Erin O'Connor

English 58
Irish Literature of the Nineteenth Century

Fall 2005
MW 2-3:30
108 OLDH
‚Office Hours: I am available continuously by email and by scheduled appointment.

In literature courses and even in literary anthologies, the great Irish writers tend to get lumped in with English ones: Most of us gain our scant familiarity with Irish authors (think: Swift, Burke, Wilde, Shaw, Yeats, Beckett, Joyce) in courses on English literary history, where they are presented as exemplary participants in a cultural and aesthetic tradition that, in many crucial respects, was not their own.

This course takes the casual absorption of Irish writing into English literary history as both inspiration and object of study. Our starting point will be the year 1800, when the Act of Union dissolved the Irish parliament and formally subsumed Ireland into Great Britain to form the United Kingdom. In that year, too, the Anglo-Irish writer Maria Edgeworth published Castle Rackrent, a short novel that helped inaugurate a long tradition of writing against the English occupation of Ireland from within the confines of fiction. As the coincidence of such large literary and political events suggests, 1800 was a pivotal year in the formation of a distinctly modern Irish literary consciousness. The evolving nature of that consciousness--its aesthetic contours, its political sensibility, its impact, and its innovations--will be our principal preoccupation throughout the term.

Over the course of the semester, we will examine major political and social developments--the Catholic Emancipation movement of the 1820s, the potato famine of the 1840s, the land wars of the 1870s, the Home Rule movement that began in the 1880s--alongside the literature that defined the Irish to themselves and to the English. Our reading will reflect the vexed relationship between Irish and English literary and social history. We will read terrifically popular Irish writers alongside English writers who packaged Ireland for an English public. Our readings will range from William Carleton's early experiments in folklore and J.C. Mangan's famine poetry to the ghost stories of Sheridan Le Fanu and the Celtic revival writing of William Butler Yeats . Our study will include literary work written in Irish (we'll read it in translation) as well as the work of expatriated writers such as Oscar Wilde, the Dublin-born aesthete who found fame--and, finally, shame--writing for the London stage, and James Joyce, whose career depended on his decision to abandon Ireland for the Continent in 1904.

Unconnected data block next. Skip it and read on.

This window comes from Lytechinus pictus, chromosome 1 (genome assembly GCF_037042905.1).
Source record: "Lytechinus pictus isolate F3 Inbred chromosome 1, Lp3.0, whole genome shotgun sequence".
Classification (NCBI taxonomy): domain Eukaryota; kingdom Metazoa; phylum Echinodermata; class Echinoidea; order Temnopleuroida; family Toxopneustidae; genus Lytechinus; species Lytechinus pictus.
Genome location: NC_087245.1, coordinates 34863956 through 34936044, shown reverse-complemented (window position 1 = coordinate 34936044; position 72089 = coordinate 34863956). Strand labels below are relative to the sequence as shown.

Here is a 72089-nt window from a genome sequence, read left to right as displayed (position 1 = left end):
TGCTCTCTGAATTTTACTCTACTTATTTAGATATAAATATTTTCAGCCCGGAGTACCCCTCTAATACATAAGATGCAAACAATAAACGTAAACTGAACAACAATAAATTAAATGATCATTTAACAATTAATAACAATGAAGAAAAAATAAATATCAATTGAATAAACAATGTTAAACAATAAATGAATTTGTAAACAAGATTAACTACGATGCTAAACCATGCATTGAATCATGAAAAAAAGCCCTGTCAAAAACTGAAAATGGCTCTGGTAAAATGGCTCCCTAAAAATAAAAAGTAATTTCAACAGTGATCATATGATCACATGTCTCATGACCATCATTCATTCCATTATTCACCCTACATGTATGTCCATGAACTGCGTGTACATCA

Required Texts: (available at the Penn Book Center)
Maria Edgeworth, Castle Rackrent
Foster, Roy, The Oxford History of Ireland
Friel, Brian, Translations
‚Joyce, James, Dubliners
LeFanu, Sheridan, Uncle Silas
Regan, Stephen, Irish Writing: An Anthology of Irish Literature in English 1789-1939
Woodham-Smith, Cecil, The Great Hunger

Requirements:
One short paper (5-7 pages), due October 12
One longer paper (10-12 pages), due December 12
Weekly weblog postings
Two in-class presentations

Be sure to read the course policies carefully.

Schedule of Readings

9/7 First day of class

9/12 Foster, Oxford History of Ireland, chapters 1-4; 3 minute lectures: Bailey - Mason
9/14 Foster, Oxford History of Ireland, chapters 4-6; 3 minute lectures: McIntosh - Weingarth

9/19 Edgeworth, Castle Rackrent (all)
9/21 Edgeworth, Castle Rackrent, contd.

9/26 Wolfe Tone, from The Life of Theobald Wolfe Tone (IW 13-16); Robert Emmett, "Speech from the Dock" (IW 17-22)
9/28 William Carleton and the rise of Irish folklore

10/3 Daniel O'Connell, "Speech at Tara" (IW 23-35); reading Great Hunger In class: The Nation, Charles Gavan Duffy, Thomas Davis
‚10/5 Mangan (IW 140-151); Joyce, "James Clarence Mangan"; reading Great Hunger

10/10 Famine poetry: Thomas Davis, Samuel Ferguson, William Allingham
PRESENTATION: Jill Budd
10/12 FIRST ESSAY DUE

10/17 FALL BREAK
10/19 Trollope, Castle Richmond (available online via Project Gutenberg)

10/24 Trollope, Castle Richmond
10/26 Trollope, Castle Richmond

10/31 Le Fanu, Uncle Silas
11/2 Le Fanu, Uncle Silas
PRESENTATION: Catie Repetto

11/7 Le Fanu, Uncle Silas
11/9 Le Fanu, Uncle Silas
PRESENTATION: Lorena O'Neil

11/14 Wilde, "Canterville Ghost"
PRESENTATION: Brendan Dutch
11/16 Celtic Revival: Gonne, "Famine Queen" (IW 183-85); Johnson, "Parnell" (IW 377); Gregory, "Grief of a Girl's Heart" (IW 336-38)
PRESENTATION: Beckley Mason

11/21 Yeats, Cathleen Ni Houlihan (available online through the Penn library's "Literature Online" database); poems (IW 343-350); "The Stolen Child"
PRESENTATION: Erica Minutella
11/23 Yeats, contd.

11/28 Joyce, Dubliners
PRESENTATION: Mike Weingarth
PRESENTATION: Kyle Newman
11/30 Joyce, Dubliners
PRESENTATION: Jack Kitchen
PRESENTATION: Nova Ewers

12/5 Friel, Translations
PRESENTATION: Perrin Bailey
PRESENTATION: Derek Menaldino
12/7 Last day of class
PRESENTATION: Erin McIntosh

12/12 FINAL ESSAY DUE